Research Brief: The ADHD-to-Zzzs of Passive Leadership

Searching for a mental health connection when leaders are missing in action
bored worker

What Did the Study Look At?

Passive leaders — those who avoid or delay taking necessary action when problems arise — can wreak havoc on workplace performance. Research has shown that passive leaders have a negative impact on how employees perceive their roles and are responsible for role conflict, ambiguity, and work overload. Their inability to reward good work and correct bad work causes higher levels of employee stress.

The question is, What makes some people predisposed to be passive leaders?

These researchers hypothesized that attention deficit hyperactivity disorder (ADHD) may be a driver of passive leadership behaviour. They point to recent studies suggesting that adult ADHD is associated with decreased job performance, higher conflict with coworkers, lower motivation levels, and higher turnover.

This study looked at whether there was either a direct link between ADHD and passive leadership or a mediating factor such as daytime sleepiness — an outcome of ADHD — that would explain why leaders withdraw from their responsibilities.

How Was the Study Designed?

The study focused on 98 leader-follower pairs, recruited from a pool of senior managers who had attended executive development education at a Canadian business school over a two-year period. ADHD symptoms and daytime sleepiness were both assessed through leader surveys and passive leadership behaviours were measured through follower ratings. Controls were put in place to account for leaders’ age, gender, and incidence of anxiety and depression.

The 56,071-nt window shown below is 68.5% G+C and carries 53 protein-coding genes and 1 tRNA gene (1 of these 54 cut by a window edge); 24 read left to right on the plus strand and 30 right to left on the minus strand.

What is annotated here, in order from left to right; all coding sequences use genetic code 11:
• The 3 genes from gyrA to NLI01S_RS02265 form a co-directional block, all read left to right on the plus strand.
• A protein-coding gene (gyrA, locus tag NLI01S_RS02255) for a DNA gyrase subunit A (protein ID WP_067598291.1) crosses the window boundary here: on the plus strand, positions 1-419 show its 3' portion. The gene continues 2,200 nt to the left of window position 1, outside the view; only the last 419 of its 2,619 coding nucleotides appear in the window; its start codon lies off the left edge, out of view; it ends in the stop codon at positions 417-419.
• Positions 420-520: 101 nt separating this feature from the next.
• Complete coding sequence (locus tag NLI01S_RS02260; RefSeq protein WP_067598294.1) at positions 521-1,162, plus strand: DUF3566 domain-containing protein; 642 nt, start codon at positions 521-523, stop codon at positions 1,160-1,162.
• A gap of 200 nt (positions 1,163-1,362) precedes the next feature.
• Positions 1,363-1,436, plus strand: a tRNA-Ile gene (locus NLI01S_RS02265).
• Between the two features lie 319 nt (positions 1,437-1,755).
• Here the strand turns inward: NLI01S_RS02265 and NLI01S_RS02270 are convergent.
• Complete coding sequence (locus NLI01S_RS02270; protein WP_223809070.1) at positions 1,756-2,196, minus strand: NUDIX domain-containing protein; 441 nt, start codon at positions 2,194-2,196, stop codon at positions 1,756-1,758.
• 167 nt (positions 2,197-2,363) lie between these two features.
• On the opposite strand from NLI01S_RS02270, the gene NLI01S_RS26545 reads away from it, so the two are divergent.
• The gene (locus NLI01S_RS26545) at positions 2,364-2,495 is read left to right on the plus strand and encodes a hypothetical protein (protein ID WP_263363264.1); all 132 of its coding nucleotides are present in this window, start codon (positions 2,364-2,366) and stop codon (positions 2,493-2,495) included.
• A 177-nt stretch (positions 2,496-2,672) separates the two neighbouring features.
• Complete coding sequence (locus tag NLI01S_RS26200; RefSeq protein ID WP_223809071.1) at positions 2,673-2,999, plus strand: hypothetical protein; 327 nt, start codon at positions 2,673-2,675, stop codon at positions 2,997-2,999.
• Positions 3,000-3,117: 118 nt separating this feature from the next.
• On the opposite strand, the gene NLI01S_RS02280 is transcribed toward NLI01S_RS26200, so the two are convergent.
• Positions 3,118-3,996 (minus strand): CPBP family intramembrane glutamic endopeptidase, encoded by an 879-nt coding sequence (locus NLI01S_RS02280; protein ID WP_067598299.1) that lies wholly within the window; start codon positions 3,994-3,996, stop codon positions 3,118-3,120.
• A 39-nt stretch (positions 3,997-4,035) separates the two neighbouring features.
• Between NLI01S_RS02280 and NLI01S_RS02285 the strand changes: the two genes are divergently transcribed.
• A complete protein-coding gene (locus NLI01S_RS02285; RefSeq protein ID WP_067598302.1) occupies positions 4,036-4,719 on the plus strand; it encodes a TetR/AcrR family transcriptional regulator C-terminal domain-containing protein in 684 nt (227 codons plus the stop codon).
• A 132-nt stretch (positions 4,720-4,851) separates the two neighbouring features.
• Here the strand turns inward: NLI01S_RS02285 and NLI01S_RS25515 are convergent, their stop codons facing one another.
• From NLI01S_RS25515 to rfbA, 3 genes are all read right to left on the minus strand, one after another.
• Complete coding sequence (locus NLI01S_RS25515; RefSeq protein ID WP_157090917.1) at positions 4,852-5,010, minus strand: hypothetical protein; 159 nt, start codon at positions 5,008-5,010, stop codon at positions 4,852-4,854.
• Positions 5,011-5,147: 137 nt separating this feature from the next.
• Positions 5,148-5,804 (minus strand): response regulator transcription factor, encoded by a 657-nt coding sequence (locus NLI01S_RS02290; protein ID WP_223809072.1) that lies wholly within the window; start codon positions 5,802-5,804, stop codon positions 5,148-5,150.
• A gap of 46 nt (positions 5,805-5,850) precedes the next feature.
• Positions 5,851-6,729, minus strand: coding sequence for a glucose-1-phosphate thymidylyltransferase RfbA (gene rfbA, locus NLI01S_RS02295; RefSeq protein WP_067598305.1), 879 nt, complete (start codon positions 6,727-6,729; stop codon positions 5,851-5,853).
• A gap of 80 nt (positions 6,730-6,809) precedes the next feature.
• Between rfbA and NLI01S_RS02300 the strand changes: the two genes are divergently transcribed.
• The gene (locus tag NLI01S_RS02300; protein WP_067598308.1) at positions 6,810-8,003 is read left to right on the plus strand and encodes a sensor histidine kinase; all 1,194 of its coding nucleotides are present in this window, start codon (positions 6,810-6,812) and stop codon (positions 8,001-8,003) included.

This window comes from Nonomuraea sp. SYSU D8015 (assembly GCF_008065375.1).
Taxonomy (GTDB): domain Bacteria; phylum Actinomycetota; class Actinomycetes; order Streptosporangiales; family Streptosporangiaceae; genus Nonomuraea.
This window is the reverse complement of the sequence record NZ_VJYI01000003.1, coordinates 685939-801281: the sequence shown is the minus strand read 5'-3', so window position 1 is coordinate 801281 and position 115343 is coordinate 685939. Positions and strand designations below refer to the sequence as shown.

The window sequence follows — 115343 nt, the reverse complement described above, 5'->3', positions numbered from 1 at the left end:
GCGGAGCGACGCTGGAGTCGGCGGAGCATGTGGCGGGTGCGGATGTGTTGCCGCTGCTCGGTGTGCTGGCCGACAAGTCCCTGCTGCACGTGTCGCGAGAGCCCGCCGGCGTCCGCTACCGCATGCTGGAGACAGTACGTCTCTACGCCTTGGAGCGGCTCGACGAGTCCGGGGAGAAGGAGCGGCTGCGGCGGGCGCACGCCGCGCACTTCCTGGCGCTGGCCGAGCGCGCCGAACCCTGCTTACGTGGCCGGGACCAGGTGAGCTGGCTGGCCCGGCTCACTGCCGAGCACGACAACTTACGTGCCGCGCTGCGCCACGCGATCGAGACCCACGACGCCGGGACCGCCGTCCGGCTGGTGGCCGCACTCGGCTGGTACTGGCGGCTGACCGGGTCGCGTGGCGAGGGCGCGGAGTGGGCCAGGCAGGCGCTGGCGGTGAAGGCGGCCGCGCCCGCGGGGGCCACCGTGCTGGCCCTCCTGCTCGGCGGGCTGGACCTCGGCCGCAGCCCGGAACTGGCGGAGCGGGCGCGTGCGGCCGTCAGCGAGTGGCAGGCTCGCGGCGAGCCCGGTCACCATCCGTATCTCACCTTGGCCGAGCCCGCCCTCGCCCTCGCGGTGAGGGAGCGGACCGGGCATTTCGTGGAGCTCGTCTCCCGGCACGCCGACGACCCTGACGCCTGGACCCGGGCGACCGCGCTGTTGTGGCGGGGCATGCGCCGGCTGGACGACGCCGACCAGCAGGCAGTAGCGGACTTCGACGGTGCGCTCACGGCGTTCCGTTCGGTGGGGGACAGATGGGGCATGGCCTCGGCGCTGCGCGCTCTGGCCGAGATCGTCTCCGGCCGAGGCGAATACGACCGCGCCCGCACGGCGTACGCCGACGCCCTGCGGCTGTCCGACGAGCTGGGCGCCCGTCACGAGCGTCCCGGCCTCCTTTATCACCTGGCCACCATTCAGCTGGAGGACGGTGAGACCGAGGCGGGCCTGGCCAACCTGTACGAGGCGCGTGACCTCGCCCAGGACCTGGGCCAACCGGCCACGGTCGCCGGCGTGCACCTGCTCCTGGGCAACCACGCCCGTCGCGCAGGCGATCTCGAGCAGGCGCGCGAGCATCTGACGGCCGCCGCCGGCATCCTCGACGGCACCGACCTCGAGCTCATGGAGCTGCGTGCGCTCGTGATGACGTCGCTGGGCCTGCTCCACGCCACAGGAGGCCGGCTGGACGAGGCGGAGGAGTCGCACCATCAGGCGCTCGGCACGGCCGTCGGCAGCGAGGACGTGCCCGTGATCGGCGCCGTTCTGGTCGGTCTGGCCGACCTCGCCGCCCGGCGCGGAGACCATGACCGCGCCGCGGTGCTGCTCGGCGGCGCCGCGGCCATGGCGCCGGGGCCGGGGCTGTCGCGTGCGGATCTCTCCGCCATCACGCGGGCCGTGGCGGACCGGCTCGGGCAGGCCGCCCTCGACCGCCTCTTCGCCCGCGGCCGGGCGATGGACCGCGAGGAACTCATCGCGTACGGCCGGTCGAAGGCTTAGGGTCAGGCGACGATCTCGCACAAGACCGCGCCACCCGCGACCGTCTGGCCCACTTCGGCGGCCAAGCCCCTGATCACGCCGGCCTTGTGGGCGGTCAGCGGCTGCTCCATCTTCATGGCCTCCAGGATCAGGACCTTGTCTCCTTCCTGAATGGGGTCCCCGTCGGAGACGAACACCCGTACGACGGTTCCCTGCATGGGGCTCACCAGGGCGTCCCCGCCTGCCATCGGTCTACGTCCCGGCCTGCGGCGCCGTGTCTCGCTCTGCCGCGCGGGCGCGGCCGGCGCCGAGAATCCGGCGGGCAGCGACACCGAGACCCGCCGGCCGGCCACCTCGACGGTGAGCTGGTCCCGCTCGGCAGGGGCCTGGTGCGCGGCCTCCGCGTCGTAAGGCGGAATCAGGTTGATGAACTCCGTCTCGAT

What Did the Study Find?

  • There was an indirect effect of ADHD on passive leadership. ADHD significantly predicted daytime sleepiness which, in turn, predicted passive leadership behaviour.
  • There was no evidence of a significant direct effect of ADHD on passive leadership.

What Do I Need to Know?

The key takeaway is that daytime sleepiness in the workplace can have far-reaching effects. When leaders feel like nodding off at work, their cognitive attention is compromised and they have a harder time regulating their own behaviour. When that happens, they will likely not notice their followers’ good or bad performance or be in any position to take action.

How can organizations manage the effects of sleep deprivation on passive leadership behaviour? The researchers say there are benefits of “low-cost, internet-based cognitive behavioural therapy for insomnia” and “readily accessible, validated treatments for obstructive sleep apnoea.”

And they highlight the potential need for leaders to disclose any mental health disorders that could interfere with their performance. This is a controversial idea: Do company board members or shareholders have a right to know about these conditions? The answer may depend on the type of organization and the leader’s role.

Companies are certainly taking note of the low-cost, accessible options available to combat the effects of daytime sleepiness. From Google’s famous nap pods to private nap rooms, organizations in various sectors are recognizing the importance of adequate sleep and finding ways to increase productivity and enhance employee wellness.

 

Title“Adult attention deficit hyperactivity disorder symptoms and passive leadership: The mediating role of daytime sleepiness”

Authors: Erica L. Carleton (University of Saskatchewan), Julian Barling (Smith School of Business, Queen’s University)

Published: Stress & Health (vol. 34, issue 5, 663-673)

— Kate Irwin

Smith School of Business

Goodes Hall, Queen's University
Kingston, Ontario
Canada K7L 3N6

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